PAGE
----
The motion, passed 342 to 80 on Thursday, described last month’s resolution as “an obstacle to Israel-Palestinian peace,” and was a rebuke to President Barack Obama’s approach to the US-Israel relationship.
House Speaker Paul Ryan (R-WI) speaks to the media during his weekly news conference on Capitol Hill in Washington, DC, January 5, 2017. (Photo by AFP)
It noted that the Obama administration’s decision to abstain – and not veto – the Security Council resolution “undermined” Washington’s decades-long policy of shielding Israel at the UN.
The congressional measure stated that the US “should oppose and veto future United Nations Security Council resolutions that seek to impose solutions to final status issues, or are one-sided and anti-Israel.”
In addition to a nearly unanimous Republican caucus, the measure received support from more than 100 Democrats, a significant margin that highlights broad backing for Israel on Capitol Hill.
A similar motion is expected to be taken up in the Senate.
Despite unprecedented amounts of military aid to Israel, the relations between President Obama and Prime Minister Benjamin Netanyahu has been characterized by major clashes largely over Israel’s settlement activities and the international nuclear agreement with Iran.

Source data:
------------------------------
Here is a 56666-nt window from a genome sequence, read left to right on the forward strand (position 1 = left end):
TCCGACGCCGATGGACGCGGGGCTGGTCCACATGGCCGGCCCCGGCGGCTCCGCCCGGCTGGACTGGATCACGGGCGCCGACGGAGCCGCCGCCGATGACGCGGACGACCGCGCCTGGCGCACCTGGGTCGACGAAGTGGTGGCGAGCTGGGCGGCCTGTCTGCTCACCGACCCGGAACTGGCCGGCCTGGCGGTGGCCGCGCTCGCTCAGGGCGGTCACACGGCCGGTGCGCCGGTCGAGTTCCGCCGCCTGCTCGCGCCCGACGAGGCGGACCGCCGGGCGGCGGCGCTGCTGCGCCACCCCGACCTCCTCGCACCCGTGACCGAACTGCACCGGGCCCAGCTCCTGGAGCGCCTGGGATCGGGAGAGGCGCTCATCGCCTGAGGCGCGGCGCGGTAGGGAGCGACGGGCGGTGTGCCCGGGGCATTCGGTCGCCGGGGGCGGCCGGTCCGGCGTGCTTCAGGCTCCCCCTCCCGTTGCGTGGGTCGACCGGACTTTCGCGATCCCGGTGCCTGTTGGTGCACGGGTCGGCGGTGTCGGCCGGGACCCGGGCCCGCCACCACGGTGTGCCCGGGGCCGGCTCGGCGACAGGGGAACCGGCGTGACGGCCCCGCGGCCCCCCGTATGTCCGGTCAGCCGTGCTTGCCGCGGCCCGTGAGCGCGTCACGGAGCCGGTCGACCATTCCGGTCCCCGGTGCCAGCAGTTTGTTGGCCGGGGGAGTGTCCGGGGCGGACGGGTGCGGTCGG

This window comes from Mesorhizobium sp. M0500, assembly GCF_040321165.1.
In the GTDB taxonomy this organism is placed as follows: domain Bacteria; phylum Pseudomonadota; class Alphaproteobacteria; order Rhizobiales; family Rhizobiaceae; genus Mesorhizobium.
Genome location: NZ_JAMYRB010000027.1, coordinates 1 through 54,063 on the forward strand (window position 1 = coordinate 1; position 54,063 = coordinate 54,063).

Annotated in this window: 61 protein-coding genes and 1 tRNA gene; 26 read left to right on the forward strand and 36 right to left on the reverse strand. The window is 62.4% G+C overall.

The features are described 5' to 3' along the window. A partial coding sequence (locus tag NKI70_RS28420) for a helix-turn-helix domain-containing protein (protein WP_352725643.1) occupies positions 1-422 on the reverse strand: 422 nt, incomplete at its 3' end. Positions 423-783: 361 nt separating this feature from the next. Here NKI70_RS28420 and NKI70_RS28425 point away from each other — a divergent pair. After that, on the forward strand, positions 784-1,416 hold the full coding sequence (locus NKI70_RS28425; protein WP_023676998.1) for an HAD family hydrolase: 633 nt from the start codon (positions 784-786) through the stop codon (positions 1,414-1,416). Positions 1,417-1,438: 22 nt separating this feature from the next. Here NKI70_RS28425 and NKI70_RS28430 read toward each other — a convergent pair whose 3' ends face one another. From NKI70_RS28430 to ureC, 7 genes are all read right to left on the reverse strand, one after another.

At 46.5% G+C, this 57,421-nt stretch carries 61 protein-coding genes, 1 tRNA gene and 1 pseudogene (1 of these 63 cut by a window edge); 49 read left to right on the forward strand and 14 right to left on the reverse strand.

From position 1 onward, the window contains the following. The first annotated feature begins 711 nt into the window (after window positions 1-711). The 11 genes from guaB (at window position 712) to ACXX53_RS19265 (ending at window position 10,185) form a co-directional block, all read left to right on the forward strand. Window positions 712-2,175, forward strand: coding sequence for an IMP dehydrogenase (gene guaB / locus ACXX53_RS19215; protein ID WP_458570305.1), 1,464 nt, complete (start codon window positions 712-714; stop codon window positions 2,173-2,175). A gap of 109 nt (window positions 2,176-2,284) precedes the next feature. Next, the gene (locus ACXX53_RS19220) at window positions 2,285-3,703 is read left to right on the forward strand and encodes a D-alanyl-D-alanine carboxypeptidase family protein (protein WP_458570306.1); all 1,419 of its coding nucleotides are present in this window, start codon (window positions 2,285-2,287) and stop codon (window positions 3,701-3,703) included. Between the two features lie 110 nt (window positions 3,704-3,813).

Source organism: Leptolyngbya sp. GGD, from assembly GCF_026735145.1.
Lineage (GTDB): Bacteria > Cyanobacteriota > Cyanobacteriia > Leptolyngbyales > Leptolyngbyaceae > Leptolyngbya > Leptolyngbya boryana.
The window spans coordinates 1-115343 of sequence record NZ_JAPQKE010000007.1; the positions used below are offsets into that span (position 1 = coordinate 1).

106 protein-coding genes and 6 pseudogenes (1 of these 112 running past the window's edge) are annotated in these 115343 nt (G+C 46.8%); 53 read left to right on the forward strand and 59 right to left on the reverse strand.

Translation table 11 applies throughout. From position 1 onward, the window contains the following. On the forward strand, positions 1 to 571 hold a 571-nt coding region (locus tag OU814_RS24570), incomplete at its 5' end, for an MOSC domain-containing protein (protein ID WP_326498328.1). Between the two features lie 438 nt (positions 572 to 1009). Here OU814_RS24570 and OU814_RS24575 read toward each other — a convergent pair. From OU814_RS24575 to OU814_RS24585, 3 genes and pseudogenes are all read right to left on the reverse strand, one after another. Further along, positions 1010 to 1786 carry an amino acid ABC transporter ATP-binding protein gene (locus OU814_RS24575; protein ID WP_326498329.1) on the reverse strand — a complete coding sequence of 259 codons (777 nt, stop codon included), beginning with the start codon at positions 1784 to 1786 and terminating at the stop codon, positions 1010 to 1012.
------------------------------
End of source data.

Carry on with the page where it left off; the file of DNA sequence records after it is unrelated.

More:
The relationship was further strained by the passage of UN Security Council Resolution 2334 on December 23 which demanded an immediate end to illegal Israeli settlements on Palestinian land.
In this image released by the UN, Samantha Power (C), permanent representative of the US to the world body, votes to abstain during the December 23, 2016 vote on Israeli settlements. (Via AFP)
Netanyahu accused Obama and his secretary of state, John Kerry, of being personally behind the “shameful act” and summoned the US ambassador over the issue.
Many congressional lawmakers also slammed the Obama administration for refusing to veto the measure and allowing it to be adopted.
In a statement on Thursday, US House Speaker Paul Ryan condemned the Security Council resolution as a "misguided hit job," and said "It's time to rebuild our partnership" with Israel.
"I am stunned at what happened last month. This government - our government - abandoned our ally Israel when she needed us the most," Ryan told the chamber shortly before the House vote.
The US had previously used its veto power at the Security Council to block similar resolutions against Israel, but White House officials said Obama felt that after eight years he had simply failed to convince Netanyahu that settlement building on Palestinian land was sabotaging the “two-state solution.”
Over half a million Israelis live in more than 230 illegal settlements built since the 1967 Israeli occupation of the Palestinian territories of the West Bank, including East Jerusalem al-Quds.